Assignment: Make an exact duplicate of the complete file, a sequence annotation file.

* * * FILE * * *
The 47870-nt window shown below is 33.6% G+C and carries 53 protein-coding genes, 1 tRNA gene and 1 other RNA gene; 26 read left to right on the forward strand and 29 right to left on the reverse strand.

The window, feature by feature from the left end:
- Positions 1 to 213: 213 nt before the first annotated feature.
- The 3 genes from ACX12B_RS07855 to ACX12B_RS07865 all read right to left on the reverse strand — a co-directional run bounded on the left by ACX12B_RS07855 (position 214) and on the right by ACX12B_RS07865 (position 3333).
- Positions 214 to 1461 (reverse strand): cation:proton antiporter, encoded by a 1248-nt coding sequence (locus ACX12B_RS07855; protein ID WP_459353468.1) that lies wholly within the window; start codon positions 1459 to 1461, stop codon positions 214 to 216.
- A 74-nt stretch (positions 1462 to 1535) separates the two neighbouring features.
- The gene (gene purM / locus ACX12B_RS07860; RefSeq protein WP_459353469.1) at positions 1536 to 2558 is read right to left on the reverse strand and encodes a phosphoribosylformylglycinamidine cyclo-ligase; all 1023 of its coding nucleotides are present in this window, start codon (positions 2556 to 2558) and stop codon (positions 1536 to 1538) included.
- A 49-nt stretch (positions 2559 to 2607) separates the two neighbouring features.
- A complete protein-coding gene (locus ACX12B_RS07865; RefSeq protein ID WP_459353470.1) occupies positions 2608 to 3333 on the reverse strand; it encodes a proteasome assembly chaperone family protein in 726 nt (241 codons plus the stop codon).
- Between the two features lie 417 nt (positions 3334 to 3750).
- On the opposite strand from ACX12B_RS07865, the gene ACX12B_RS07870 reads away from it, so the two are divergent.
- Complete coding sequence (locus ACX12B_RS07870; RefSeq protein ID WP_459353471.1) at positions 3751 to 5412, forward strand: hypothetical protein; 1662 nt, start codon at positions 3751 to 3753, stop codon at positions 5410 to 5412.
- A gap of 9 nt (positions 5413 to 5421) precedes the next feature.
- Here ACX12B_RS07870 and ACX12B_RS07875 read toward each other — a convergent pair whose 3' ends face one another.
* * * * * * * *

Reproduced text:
The 47870-nt window shown below is 33.6% G+C and carries 53 protein-coding genes, 1 tRNA gene and 1 other RNA gene; 26 read left to right on the forward strand and 29 right to left on the reverse strand.

The window, feature by feature from the left end:
- Positions 1 to 213: 213 nt before the first annotated feature.
- The 3 genes from ACX12B_RS07855 to ACX12B_RS07865 all read right to left on the reverse strand — a co-directional run bounded on the left by ACX12B_RS07855 (position 214) and on the right by ACX12B_RS07865 (position 3333).
- Positions 214 to 1461 (reverse strand): cation:proton antiporter, encoded by a 1248-nt coding sequence (locus ACX12B_RS07855; protein ID WP_459353468.1) that lies wholly within the window; start codon positions 1459 to 1461, stop codon positions 214 to 216.
- A 74-nt stretch (positions 1462 to 1535) separates the two neighbouring features.
- The gene (gene purM / locus ACX12B_RS07860; RefSeq protein WP_459353469.1) at positions 1536 to 2558 is read right to left on the reverse strand and encodes a phosphoribosylformylglycinamidine cyclo-ligase; all 1023 of its coding nucleotides are present in this window, start codon (positions 2556 to 2558) and stop codon (positions 1536 to 1538) included.
- A 49-nt stretch (positions 2559 to 2607) separates the two neighbouring features.
- A complete protein-coding gene (locus ACX12B_RS07865; RefSeq protein ID WP_459353470.1) occupies positions 2608 to 3333 on the reverse strand; it encodes a proteasome assembly chaperone family protein in 726 nt (241 codons plus the stop codon).
- Between the two features lie 417 nt (positions 3334 to 3750).
- On the opposite strand from ACX12B_RS07865, the gene ACX12B_RS07870 reads away from it, so the two are divergent.
- Complete coding sequence (locus ACX12B_RS07870; RefSeq protein ID WP_459353471.1) at positions 3751 to 5412, forward strand: hypothetical protein; 1662 nt, start codon at positions 3751 to 3753, stop codon at positions 5410 to 5412.
- A gap of 9 nt (positions 5413 to 5421) precedes the next feature.
- Here ACX12B_RS07870 and ACX12B_RS07875 read toward each other — a convergent pair whose 3' ends face one another.